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Information Studies: Information Systems (track)
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Students

Sebastiaan de Stoppelaar

Prior education: Bachelor's degree in Artificial Intelligence (University of Amsterdam)

'I guess I've always been a bit of a computer nerd. As a teenager I developed a system, together with a friend, to help us with our homework. We made some tools so we could import words and the computer would examine us. In the end we actually spend more time on developing the programme than on studying! But in a way I have always been interested in the role that computers can play in our society and in what way they can really contribute and help people.'

'In the beginning it definitely was different. During this Master's programme I had to spend quite some time on literature, reading papers and reflecting on it. That was different from Artificial Intelligence, which in a way was more practical because of all the assignments. At Human Centered Multimedia, now known as Information Systems, we focus on how things could and should work on a more abstract level, to get some more background knowledge.'

'I have a job for two and a half days a week at an internet development company, where I mainly work on web design. Because of that, it takes me two years to finish the Master's programme. During my bachelor it was easier to combine my studies with work, it's quite busy now. But I think it's worth it, because work experience in the field helps you figure out what you want to do in the future.'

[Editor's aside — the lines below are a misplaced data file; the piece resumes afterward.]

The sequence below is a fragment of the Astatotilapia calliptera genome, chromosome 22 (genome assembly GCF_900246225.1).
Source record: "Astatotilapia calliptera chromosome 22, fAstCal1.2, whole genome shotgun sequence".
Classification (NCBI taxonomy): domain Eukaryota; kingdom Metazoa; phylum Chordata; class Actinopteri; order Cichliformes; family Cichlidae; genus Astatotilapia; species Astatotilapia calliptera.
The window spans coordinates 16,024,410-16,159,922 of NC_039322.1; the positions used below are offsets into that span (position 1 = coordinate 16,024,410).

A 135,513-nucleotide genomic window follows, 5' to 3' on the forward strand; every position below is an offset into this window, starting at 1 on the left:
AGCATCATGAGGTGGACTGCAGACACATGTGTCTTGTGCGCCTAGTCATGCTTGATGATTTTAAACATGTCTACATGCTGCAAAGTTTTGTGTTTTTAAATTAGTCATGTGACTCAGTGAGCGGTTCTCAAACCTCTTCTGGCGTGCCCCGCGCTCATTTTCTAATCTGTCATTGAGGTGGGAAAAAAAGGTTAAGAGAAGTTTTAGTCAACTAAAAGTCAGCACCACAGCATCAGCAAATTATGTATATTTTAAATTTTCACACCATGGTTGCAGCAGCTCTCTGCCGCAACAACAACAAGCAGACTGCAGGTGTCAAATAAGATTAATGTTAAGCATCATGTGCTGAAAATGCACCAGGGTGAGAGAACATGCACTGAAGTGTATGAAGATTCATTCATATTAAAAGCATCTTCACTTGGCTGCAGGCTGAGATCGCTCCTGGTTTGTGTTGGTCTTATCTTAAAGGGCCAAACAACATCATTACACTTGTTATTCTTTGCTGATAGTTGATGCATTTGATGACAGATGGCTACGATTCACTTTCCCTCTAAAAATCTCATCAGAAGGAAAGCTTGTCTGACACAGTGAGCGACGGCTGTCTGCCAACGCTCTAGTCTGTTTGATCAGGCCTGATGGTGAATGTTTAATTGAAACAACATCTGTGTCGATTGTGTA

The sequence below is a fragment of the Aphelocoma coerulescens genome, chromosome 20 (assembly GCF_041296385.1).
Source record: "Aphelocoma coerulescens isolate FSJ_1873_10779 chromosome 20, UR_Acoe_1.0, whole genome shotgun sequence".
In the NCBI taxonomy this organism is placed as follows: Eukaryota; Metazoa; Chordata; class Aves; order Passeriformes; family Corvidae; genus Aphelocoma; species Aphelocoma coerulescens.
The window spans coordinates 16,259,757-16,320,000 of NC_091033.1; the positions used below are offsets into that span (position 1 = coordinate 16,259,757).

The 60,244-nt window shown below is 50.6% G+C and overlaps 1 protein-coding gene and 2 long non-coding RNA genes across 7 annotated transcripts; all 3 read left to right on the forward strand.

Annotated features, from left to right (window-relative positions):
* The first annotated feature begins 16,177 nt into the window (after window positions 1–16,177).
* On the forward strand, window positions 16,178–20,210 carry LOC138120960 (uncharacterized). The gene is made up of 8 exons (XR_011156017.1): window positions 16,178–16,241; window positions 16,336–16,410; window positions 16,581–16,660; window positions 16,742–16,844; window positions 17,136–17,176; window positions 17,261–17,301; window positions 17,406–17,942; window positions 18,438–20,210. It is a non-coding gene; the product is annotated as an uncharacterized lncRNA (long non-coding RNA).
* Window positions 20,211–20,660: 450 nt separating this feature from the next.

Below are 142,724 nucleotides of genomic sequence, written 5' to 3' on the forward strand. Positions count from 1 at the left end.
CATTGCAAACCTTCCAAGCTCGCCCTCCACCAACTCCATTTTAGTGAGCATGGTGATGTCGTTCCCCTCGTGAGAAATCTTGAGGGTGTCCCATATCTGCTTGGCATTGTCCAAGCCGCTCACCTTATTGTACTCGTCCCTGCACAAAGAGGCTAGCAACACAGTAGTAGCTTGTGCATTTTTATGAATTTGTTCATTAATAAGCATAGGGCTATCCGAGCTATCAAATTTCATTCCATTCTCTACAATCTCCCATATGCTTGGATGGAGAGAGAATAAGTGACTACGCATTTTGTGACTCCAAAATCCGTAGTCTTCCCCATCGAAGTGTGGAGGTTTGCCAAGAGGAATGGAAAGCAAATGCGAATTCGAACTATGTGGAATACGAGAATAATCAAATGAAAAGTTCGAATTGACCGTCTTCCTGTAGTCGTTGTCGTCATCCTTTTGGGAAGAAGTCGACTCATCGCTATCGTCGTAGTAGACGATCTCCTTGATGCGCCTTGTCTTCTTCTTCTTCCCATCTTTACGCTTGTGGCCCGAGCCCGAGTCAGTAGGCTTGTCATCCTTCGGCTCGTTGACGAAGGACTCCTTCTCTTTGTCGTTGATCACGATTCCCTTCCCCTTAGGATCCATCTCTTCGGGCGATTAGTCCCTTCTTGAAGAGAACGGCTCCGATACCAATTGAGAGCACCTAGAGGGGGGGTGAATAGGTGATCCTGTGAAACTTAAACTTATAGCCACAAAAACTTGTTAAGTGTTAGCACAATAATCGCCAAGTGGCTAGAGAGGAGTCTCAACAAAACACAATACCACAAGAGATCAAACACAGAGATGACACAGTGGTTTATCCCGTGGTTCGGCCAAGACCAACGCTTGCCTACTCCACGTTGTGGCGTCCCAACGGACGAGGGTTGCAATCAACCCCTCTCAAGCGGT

'Intelligent Interactive Systems was really interesting. You look at how certain systems can interact with humans in a smart way. For example in the area of healthcare, there are systems that can help older people to remember taking their medicine or performing certain tasks. Or smart surveillance cameras in parking spaces that monitor people's behaviour, so that strange conduct can be noticed. For me it's fun to think about these kind of complex systems, instead of seeing a computer only as a thing you can use for simple tasks. I also enjoyed the course Knowledge and Media. There is so much knowledge available, so many databases, but there are still a lot of questions on how this data can be connected. How can you really extract the right information from these databases? During this course they give you insight in the way networks are connected and show you how to make mindmaps, a presentation form of the information that is available in your brain.'

'We did a really interesting research project called 'political discourse bubbles', where we looked at the programme of Dutch political parties from World War II until now. We scanned all the words that were most frequently used and presented them in a bubble form on the screen. The more the word was used, the bigger the bubble. That gave some funny results, you could see which subjects were 'hot' in a certain time. Female rights, for example, was a very popular subject in the 1960's. I really liked this assignment, because it shows how you can get information out of a database that would normally be hidden.'